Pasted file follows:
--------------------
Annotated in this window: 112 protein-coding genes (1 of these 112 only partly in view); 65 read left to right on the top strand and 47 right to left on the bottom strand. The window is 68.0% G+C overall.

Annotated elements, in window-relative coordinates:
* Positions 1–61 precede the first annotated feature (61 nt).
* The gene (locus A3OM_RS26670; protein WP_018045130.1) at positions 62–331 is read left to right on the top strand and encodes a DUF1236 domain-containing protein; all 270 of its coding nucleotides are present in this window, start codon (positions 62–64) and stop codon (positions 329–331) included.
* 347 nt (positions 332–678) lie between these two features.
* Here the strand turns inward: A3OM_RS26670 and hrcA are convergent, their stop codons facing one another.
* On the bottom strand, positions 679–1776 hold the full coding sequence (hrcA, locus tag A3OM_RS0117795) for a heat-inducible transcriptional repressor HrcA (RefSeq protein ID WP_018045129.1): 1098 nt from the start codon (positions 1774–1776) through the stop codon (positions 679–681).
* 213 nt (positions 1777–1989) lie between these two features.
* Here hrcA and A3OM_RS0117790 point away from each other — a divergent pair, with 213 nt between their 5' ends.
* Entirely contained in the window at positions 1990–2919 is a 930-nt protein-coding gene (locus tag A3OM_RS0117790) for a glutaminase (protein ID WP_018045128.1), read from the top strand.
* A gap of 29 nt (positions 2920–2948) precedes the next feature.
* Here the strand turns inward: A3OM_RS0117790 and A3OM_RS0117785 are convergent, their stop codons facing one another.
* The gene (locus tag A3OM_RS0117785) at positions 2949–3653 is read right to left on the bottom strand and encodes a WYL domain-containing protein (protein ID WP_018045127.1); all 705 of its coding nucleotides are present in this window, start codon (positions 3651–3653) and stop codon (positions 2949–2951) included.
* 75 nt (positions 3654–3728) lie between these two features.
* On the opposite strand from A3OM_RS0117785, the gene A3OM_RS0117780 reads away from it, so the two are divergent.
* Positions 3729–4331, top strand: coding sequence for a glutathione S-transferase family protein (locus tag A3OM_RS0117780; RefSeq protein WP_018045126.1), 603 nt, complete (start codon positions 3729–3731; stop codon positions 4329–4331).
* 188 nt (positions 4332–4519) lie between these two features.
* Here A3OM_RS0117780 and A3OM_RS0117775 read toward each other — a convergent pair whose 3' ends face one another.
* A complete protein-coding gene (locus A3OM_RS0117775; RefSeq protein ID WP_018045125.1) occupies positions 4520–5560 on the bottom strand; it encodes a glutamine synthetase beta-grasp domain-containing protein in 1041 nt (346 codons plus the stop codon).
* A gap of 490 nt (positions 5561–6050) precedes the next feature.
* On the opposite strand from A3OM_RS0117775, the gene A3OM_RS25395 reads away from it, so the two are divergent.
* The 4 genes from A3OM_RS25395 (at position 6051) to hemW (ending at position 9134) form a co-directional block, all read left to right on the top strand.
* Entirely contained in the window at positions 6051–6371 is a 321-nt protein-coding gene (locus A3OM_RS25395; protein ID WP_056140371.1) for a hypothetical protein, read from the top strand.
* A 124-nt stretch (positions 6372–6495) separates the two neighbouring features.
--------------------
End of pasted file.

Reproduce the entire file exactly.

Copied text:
Annotated in this window: 112 protein-coding genes (1 of these 112 only partly in view); 65 read left to right on the top strand and 47 right to left on the bottom strand. The window is 68.0% G+C overall.

Annotated elements, in window-relative coordinates:
* Positions 1–61 precede the first annotated feature (61 nt).
* The gene (locus A3OM_RS26670; protein WP_018045130.1) at positions 62–331 is read left to right on the top strand and encodes a DUF1236 domain-containing protein; all 270 of its coding nucleotides are present in this window, start codon (positions 62–64) and stop codon (positions 329–331) included.
* 347 nt (positions 332–678) lie between these two features.
* Here the strand turns inward: A3OM_RS26670 and hrcA are convergent, their stop codons facing one another.
* On the bottom strand, positions 679–1776 hold the full coding sequence (hrcA, locus tag A3OM_RS0117795) for a heat-inducible transcriptional repressor HrcA (RefSeq protein ID WP_018045129.1): 1098 nt from the start codon (positions 1774–1776) through the stop codon (positions 679–681).
* 213 nt (positions 1777–1989) lie between these two features.
* Here hrcA and A3OM_RS0117790 point away from each other — a divergent pair, with 213 nt between their 5' ends.
* Entirely contained in the window at positions 1990–2919 is a 930-nt protein-coding gene (locus tag A3OM_RS0117790) for a glutaminase (protein ID WP_018045128.1), read from the top strand.
* A gap of 29 nt (positions 2920–2948) precedes the next feature.
* Here the strand turns inward: A3OM_RS0117790 and A3OM_RS0117785 are convergent, their stop codons facing one another.
* The gene (locus tag A3OM_RS0117785) at positions 2949–3653 is read right to left on the bottom strand and encodes a WYL domain-containing protein (protein ID WP_018045127.1); all 705 of its coding nucleotides are present in this window, start codon (positions 3651–3653) and stop codon (positions 2949–2951) included.
* 75 nt (positions 3654–3728) lie between these two features.
* On the opposite strand from A3OM_RS0117785, the gene A3OM_RS0117780 reads away from it, so the two are divergent.
* Positions 3729–4331, top strand: coding sequence for a glutathione S-transferase family protein (locus tag A3OM_RS0117780; RefSeq protein WP_018045126.1), 603 nt, complete (start codon positions 3729–3731; stop codon positions 4329–4331).
* 188 nt (positions 4332–4519) lie between these two features.
* Here A3OM_RS0117780 and A3OM_RS0117775 read toward each other — a convergent pair whose 3' ends face one another.
* A complete protein-coding gene (locus A3OM_RS0117775; RefSeq protein ID WP_018045125.1) occupies positions 4520–5560 on the bottom strand; it encodes a glutamine synthetase beta-grasp domain-containing protein in 1041 nt (346 codons plus the stop codon).
* A gap of 490 nt (positions 5561–6050) precedes the next feature.
* On the opposite strand from A3OM_RS0117775, the gene A3OM_RS25395 reads away from it, so the two are divergent.
* The 4 genes from A3OM_RS25395 (at position 6051) to hemW (ending at position 9134) form a co-directional block, all read left to right on the top strand.
* Entirely contained in the window at positions 6051–6371 is a 321-nt protein-coding gene (locus A3OM_RS25395; protein ID WP_056140371.1) for a hypothetical protein, read from the top strand.
* A 124-nt stretch (positions 6372–6495) separates the two neighbouring features.